>Brookings Oregon News, Sports, & Weather | The Curry Coastal Pilot

News Classifieds Web
web powered by Web Search Powered by Google

News arrow News arrow Business arrow BROOKINGS BUSINESS OFFERS PATIENTS 'OPEN' MRI MACHINE

Print

BROOKINGS BUSINESS OFFERS PATIENTS 'OPEN' MRI MACHINE

By Ellen Babin

Pilot staff writer

A new business in Brookings will provide added comfort to patients needing Magnetic Resonance Imaging (MRI).

The business, Brookings Open MRI, is in the process of installing an "open" MRI scanner at its new location, 555 Fifth St.

On Thursday, December 27, the 34,000-pound Hitachi MRI was lifted from the a semi-truck by a crane, then set into place inside the new business.

Brookings Open MRI is the second facility of its kind owned by Medford Open MRI in Medford.

According to Shelle Franceschini, administrator of the two sites, an open MRI does not enclose the patient within a confining tunnel as in other types of MRI equipment.

Instead, an open MRI has open sides, giving all patients – including those who are claustrophobic or larger-sized – added comfort.

She noted that in the past, people had to travel to Medford Open MRI.

Franceschini said that the Brookings facility will include an on-site MRI rechnologist. A special computer system will be used to relay information within a few seconds to a radiologist in Medford.

Brookings Open MRI is scheduled to be open sometime in February. Its hours will be Mondays through Fridays from 8 a.m. to 5 p.m.

Company representatives will personally visit all medical offices in Crescent and Brookings before opening, to make practitioners aware of the new MRI.

"We are going to be bending over backwards so referred patients are able to get their scan as soon as possible," Franceschini said.

For more information, phone Medford Open MRI, (541) 857-8563.

Print

Business News by Yahoo Finance

  • Asian shares fall for third day on global growth concerns
    Asian shares fell for a third straight day on Wednesday as weak manufacturing reports from China, the United States and Europe fueled worries about slowing global growth, while the safe-haven Japanese yen firmed as investors unwound carry trades. MSCI's broadest index of Asia-Pacific shares outside Japan was down 1.2 percent by late morning, taking its losses to nearly 4 percent so far this week as investors continued to dump emerging market assets. While signs of an emerging market slowdown has been evident for a while in the form of falling commodity prices and weak trade growth, investors had been broadly sanguine on the hopes that robust demand from the U.S. and China would keep the global growth engines chugging along.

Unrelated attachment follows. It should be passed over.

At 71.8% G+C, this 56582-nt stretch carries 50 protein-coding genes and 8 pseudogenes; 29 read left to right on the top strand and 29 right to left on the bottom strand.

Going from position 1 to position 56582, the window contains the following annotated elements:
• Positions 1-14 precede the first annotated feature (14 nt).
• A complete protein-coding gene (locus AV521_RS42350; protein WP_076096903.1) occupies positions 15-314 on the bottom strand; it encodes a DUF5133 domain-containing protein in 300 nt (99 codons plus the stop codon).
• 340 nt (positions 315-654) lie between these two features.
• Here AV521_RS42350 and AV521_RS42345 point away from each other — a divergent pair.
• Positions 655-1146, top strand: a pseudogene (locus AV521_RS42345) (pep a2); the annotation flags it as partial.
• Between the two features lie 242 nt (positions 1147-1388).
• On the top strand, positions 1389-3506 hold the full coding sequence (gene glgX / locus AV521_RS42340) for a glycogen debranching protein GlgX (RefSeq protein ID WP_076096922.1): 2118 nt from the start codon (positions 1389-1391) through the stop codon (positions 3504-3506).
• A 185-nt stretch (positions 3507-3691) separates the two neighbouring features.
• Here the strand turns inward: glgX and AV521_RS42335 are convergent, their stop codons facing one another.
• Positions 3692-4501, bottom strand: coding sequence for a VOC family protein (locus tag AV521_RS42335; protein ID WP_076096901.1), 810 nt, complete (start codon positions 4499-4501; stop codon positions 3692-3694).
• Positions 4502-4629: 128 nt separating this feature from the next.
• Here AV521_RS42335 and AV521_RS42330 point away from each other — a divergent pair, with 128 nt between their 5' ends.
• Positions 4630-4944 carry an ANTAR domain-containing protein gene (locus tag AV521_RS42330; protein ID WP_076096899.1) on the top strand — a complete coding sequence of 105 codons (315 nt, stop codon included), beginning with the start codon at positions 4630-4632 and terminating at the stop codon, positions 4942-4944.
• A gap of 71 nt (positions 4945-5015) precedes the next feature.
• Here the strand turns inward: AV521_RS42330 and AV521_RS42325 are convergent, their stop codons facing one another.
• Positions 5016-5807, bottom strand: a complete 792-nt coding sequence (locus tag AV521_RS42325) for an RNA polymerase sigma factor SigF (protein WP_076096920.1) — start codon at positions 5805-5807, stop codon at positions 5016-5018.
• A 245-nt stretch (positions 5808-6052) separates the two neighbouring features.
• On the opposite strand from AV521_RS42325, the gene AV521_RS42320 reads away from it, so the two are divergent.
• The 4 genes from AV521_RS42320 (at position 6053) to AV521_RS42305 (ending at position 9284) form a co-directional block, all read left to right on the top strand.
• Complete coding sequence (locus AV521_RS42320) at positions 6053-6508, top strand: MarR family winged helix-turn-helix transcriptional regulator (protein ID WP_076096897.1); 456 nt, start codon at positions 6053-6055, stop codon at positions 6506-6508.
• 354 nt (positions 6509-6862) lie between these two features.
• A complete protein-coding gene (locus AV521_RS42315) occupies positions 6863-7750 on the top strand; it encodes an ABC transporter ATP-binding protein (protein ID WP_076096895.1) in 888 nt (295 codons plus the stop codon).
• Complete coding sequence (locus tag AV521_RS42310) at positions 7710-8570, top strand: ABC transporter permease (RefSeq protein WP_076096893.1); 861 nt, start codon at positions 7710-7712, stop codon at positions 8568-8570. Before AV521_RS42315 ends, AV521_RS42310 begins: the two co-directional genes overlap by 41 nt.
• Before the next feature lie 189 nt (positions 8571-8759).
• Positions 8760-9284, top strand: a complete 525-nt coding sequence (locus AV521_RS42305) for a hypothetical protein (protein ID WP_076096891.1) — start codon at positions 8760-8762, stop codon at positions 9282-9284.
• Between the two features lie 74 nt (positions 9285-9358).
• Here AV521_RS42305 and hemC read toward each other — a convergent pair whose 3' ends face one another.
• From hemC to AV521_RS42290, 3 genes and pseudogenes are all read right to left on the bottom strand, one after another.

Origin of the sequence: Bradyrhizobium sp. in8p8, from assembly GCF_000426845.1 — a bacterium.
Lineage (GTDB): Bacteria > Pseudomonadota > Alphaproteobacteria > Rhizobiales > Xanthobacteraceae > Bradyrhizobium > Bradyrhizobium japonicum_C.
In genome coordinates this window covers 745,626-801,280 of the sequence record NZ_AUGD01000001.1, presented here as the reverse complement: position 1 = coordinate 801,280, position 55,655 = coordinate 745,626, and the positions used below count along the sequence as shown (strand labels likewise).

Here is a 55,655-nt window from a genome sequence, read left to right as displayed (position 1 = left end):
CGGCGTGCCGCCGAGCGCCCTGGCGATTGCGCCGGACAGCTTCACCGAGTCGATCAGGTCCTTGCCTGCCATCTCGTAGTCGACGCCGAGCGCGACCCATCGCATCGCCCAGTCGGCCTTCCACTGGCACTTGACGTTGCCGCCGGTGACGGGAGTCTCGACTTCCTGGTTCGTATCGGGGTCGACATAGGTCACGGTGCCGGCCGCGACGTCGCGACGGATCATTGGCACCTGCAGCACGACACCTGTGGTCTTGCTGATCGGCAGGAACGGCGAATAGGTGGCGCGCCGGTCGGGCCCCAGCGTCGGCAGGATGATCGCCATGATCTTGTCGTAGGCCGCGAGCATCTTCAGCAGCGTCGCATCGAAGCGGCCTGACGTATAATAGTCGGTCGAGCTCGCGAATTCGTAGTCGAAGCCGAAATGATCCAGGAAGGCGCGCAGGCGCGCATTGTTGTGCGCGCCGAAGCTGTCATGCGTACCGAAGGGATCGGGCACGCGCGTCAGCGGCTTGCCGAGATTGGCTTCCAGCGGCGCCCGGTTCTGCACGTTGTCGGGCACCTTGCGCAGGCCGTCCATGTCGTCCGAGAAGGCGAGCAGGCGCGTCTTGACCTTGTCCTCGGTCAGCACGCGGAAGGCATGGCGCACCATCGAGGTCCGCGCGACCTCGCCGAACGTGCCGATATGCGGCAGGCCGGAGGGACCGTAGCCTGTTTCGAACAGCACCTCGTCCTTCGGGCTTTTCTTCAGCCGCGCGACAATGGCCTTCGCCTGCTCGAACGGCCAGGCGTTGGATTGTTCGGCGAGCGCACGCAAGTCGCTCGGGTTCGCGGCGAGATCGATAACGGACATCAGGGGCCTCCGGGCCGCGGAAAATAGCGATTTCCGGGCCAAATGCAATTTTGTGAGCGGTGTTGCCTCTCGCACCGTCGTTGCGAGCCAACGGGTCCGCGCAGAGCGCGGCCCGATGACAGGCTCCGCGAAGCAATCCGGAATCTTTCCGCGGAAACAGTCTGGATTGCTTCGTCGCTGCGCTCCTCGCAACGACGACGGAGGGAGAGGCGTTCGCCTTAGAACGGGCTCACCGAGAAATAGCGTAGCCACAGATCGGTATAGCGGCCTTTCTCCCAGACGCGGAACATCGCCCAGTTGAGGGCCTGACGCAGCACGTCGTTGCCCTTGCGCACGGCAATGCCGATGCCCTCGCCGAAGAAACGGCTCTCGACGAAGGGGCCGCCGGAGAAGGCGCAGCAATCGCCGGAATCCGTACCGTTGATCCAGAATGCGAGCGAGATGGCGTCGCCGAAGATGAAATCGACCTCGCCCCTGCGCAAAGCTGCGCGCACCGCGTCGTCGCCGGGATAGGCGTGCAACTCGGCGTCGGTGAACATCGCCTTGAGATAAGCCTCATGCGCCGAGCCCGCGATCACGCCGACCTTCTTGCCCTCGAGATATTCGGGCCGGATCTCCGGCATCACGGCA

• Factory slowdown puts wrinkle in U.S. growth outlook
    U.S. factory activity braked to a more than two-year low in August, but sturdy gains in automobile sales and construction spending suggested the economy remained on solid footing. The sharp slowdown in manufacturing, which has been hurt by a strong dollar and deep spending cuts in the energy sector, was probably an early indication of fallout from the recent turmoil in stock markets, economists said. "It suggests that the recent eruption in uncertainty toward Chinese and global growth is beginning to affect U.S. business decisions," said Millan Mulraine, deputy chief economist at TD Securities in New York.
  • Oil prices extend losses on U.S. oil inventory, manufacturing data
    Oil prices fell around 2 percent in early Asian trade on Wednesday, as a stronger than expected build in U.S. crude oil stocks and weaker U.S. manufacturing data fueled a rout in prices that started in the previous session. Brent and U.S. crude finished around 8 percent lower on Tuesday to end a 25-percent three-session surge, the largest three-day gain since 1990. This rollercoaster volatility could continue especially if there are similar wild swings in the equity markets, said Ric Spooner, chief market analyst at Sydney's CMC Markets.

Follow Curry Coastal Pilot headlines on Follow Curry Coastal Pilot headlines on Twitter

© Copyright 2001 - 2015 Western Communications, Inc. All rights reserved. By Using this site you agree to our Terms of Use